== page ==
And the cities of the Levites will be the houses of the cities of their inheritance. There will be eternal redemption for the Levites (Leviticus 25:32)

Elsewhere in the Pentateuch, in the book of Numbers, it is also suggested that the Levites live nearby but not actually in the confines of the temple:
Wehaleviyim yahanu sabib lemiskkan ha-‘edut wel’o yihyeh qesep ‘al-‘adat bene-yisra’el wesamru ha-leviyim ‘et-mismeret miskkan ha-‘edut

And the Levites will camp around the tent of witness and no wrath will be on the congregation of the sons of Israel. And the Levites will keep watch of the tent of witness (Numbers 1:53)

It must be noted here that although the legal material in the Pentateuch is set in the time of Moses when no official temple existed (just the traveling miskkan or “tent”), this material was actually composed after the destruction of the Jerusalem temple in 586 BCE. Hence, the “tent” is really a code word for the temple and the type of idealized worship that the biblical authors projected into Israel’s past. Hence, the authors and editors of the priestly material were actually stating that, as they could recall, the priests in Jerusalem did not abide in the temple and hence the Jerusalem temple had no compartment or chamber for them to live in.

One last point of evidence for this position is found in the New Testament account of John the Baptist’s father, Zechariah, who is of priestly descent. According to the Gospel of Luke, Zechariah is appointed by lot to officiate in the temple (rebuilt in the time of Ezra). The text then notes:

Et factum est ut impleti sunt dies officii eius abiit in domum suam

And the days of his office were fulfilled and he went back to his house (Luke 1:23)

Based on the biblical witness itself, it is clear that the Jerusalem temple contained no residential space or bed chamber for its priests. Yet, this raises another question: Was this always the case in ancient Israel? Might there be another temple tradition in the Bible that suggests otherwise and as such more closely parallels the type of structure we find in the Hopewell temples? The answer to this question, fortunately, is yes.
In the 1820s, Joseph Smith claimed to have found in America an ancient record of its inhabitants which he later translated as the Book of Mormon. The book would become the central text for a new religious movement, Mormonism. If his claim to the Book of Mormon being translated from an ancient record is true, it provides several insights in regards to the question of possible Israelite influence on the Hopewell. According to the Book of Mormon, Jewish refugees from Jerusalem sailed across the Atlantic to North America in the late 6th century shortly before the destruction of the Jerusalem temple in 586 BCE. These Jews claimed to be descendants of the biblical patriarch Joseph and his children who form the half tribes of Ephraim and Manasseh.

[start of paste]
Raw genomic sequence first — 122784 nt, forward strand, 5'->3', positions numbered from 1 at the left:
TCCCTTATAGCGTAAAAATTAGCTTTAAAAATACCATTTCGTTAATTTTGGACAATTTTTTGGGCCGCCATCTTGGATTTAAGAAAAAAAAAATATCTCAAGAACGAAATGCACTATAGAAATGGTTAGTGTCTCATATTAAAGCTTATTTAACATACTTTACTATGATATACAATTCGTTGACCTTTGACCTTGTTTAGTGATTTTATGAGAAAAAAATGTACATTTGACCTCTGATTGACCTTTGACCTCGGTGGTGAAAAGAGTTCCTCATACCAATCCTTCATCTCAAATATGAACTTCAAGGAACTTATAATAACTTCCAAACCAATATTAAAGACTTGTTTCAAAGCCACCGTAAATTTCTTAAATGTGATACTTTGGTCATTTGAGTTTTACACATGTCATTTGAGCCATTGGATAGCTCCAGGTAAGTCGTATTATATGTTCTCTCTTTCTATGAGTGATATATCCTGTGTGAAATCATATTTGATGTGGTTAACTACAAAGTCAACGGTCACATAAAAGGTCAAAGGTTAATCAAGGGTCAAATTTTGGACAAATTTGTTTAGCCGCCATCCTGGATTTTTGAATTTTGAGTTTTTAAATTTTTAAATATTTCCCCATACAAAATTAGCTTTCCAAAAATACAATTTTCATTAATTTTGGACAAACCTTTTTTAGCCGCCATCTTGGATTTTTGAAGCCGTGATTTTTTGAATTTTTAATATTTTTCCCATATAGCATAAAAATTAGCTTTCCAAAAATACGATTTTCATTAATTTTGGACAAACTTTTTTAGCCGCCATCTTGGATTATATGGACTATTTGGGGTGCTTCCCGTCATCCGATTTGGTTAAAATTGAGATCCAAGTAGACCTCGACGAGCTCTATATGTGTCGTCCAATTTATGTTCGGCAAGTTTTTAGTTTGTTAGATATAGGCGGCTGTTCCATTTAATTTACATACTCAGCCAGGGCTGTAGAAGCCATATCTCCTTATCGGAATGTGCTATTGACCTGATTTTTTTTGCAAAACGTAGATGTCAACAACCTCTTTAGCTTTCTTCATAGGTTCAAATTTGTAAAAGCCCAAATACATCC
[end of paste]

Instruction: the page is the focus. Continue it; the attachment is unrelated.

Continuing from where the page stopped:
The Book of Mormon concludes with the destruction of these refugees, referred to as the Nephites, by their arch-enemies the Lamanites slightly before 500 CE. Many researches of ancient America have noted parallels between the description of the Nephites and the culture of the Hopewell in the mid-West as well as chronological congruence given that the Hopewell empire rose and fell between 500 BCE and 500 CE. Interestingly, in the Old Testament, the territory of Shiloh was apportioned to the tribe of Ephraim as seen in this statement from the book of Joshua which in the Vulgate reads:

Cecidit quoque sors filiorum Joseph ab Jordane contra Jericho et aquas ejus ab oriente: solitudo quae ascendit de Jericho ad montem Bethel: et egreditur de Bethel Luza: transitque terminum Archi, Ataroth: et descendit ad occidentem juxta terminum Jephleti, usque ad terminus Beth-horon inferioris, et Gazer: finiunturque regions ejus mari magno: possederuntque filii Joseph Manasses et Ephraim. Et factus est terminus filiorum Ephraim per cognationes suas: et possessio eorum contra orientem Ataroth Addar usque Beth-horon superiorem. Egrediunturque confinia in mare: Machmethath vero aquilionem respicit, et circuit terminus contra orientem in Thanathselo